the option of receiving campus publications electronically, or an
e-mail notification of online information, could contribute substantial
Rebidding the contracts for telephone and network services, and
considering a unified messaging solution instead of add-on voicemail,
are among the cost-saving proposals pouring in. To paraphrase Bernie
Joy: Call on us, Coach! We can help save money.
Although many faculty might object, limited growth in the student
body would contribute substantial new funds. Each paying student
brings approximately $26,000. With financial aid commitments at
1419 percent, 500 new students would still cover the costs
of all suggested benefits cuts. These could be split across all
Around 1992, I wrote to then-President James Laney to suggest that
we revisit Emorys conservative endowment investment and payout
policy. The idea was that costs of buildings and technology infrastructure
were projected to rise faster than the investment income.
Had we spent some of the endowment then to construct all the buildings
in the master plan and to ramp up technology, savings would have
been significant. Just compare the 198990 cost of Rollins
Research Center with the cost of the new Whitehead building and
youll get my drift. Indeed, because we did not invest in buildings
then, Emory rents a lot of space at costs that could pay off the
full purchase price in 10 years.
We all know that Institutional Advancement and all of our deans
are working hard to raise new funds. Perhaps if we invested in new
key staff positions, more funds could be raised. The University
receives a lot of federal money for research; faculty may be able
to be more efficient in grants with small investments in the Office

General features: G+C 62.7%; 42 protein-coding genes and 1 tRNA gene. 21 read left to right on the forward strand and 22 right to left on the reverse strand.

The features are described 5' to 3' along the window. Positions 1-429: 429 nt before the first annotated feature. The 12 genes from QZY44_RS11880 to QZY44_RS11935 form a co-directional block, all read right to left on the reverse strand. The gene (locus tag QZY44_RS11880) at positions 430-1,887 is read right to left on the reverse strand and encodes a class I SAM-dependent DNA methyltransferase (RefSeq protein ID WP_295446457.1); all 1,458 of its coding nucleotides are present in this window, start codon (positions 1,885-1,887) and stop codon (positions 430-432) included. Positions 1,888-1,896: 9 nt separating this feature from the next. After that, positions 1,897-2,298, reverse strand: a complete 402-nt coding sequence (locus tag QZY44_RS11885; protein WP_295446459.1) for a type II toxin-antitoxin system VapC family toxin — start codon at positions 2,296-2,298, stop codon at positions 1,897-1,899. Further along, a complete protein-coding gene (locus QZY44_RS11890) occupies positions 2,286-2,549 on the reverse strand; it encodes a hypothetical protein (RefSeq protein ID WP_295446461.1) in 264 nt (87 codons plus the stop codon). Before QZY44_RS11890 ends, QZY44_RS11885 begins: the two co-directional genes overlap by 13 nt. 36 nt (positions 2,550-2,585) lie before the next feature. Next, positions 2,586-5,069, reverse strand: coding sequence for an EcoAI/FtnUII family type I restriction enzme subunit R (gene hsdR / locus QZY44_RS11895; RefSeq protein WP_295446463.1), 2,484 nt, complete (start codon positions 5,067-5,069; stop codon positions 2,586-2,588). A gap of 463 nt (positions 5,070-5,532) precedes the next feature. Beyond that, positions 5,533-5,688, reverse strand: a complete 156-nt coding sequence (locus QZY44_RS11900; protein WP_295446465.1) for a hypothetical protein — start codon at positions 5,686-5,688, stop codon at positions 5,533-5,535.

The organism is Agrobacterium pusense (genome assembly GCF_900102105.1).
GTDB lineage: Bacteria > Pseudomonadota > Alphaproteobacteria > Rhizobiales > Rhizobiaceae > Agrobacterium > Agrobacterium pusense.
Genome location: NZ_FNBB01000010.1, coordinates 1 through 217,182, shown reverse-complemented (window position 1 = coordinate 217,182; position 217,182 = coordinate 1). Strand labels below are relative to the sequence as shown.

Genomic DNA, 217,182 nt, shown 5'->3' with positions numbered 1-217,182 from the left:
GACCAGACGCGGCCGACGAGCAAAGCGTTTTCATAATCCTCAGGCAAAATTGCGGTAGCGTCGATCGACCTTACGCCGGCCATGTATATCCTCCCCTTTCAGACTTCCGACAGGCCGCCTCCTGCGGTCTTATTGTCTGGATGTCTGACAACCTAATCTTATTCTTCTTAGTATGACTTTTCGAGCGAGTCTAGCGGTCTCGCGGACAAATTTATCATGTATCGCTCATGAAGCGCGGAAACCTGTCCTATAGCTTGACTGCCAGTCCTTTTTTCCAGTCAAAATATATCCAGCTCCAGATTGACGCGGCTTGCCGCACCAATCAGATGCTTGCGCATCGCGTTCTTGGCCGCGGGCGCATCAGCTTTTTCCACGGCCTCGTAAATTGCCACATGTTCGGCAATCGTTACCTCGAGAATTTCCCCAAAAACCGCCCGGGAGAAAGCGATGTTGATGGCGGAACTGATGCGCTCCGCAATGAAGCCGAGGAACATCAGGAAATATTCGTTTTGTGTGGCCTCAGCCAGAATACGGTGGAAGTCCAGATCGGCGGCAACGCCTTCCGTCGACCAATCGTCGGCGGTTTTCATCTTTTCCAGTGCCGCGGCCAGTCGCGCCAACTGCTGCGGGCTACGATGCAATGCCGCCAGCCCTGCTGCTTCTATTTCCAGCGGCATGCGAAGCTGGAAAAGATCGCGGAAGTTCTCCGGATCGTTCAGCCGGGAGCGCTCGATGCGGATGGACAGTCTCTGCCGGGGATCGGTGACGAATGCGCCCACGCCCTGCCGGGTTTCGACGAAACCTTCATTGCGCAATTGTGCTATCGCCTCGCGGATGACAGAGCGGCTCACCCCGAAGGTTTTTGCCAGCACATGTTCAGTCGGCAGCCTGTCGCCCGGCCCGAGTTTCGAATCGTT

of Technology Transfer and in grant writing assistance.
If we have a crisis that might constrain growth unless we cut benefits
and new initiatives, let us spend endowment capital now and then
begin a capital campaign to build it back up from a position of
strength, with buildings paid for and maintaining reasonable, equitable,
non-regressive benefits that exemplify the 21st century University
we aspire to become. A short-term increase of a half or full percentage
point in endowment payout would result in more than the funds attained
through reduced benefits. We must negotiate a new compact with our
administrators and our Board of Trustees to ensure this moral vision.
Perhaps a silver lining to the current cloud is the increase in
dialogue among the diverse units that buoy our institution, the
growing understanding that we all contribute in many capacities
yet stand to be affected very differently from one size fits
all solutions. Since institutional prosperity draws its strength
from its human resources, the well-being of its employees must remain
the top priority.
Deeply buried in the barrage of data supplied by Human Resources
for the recent benefits town hall meetings is the estimate that
the average faculty tenure at Emory is 10 years and average employee
tenure is six years. Perhaps there is a warning for us there: Unless
all members of the community feel valued, respected and rewarded
appropriately, they leave. And if they leave dissatisfied and distrustful,
our reputation will fall.
Dont send your students, faculty and staff into the world
with these words on their lips: Emory doesnt care enough to
invest in its own future and in its most important capital, human
resources. Such would be the death knell of the Emory dream.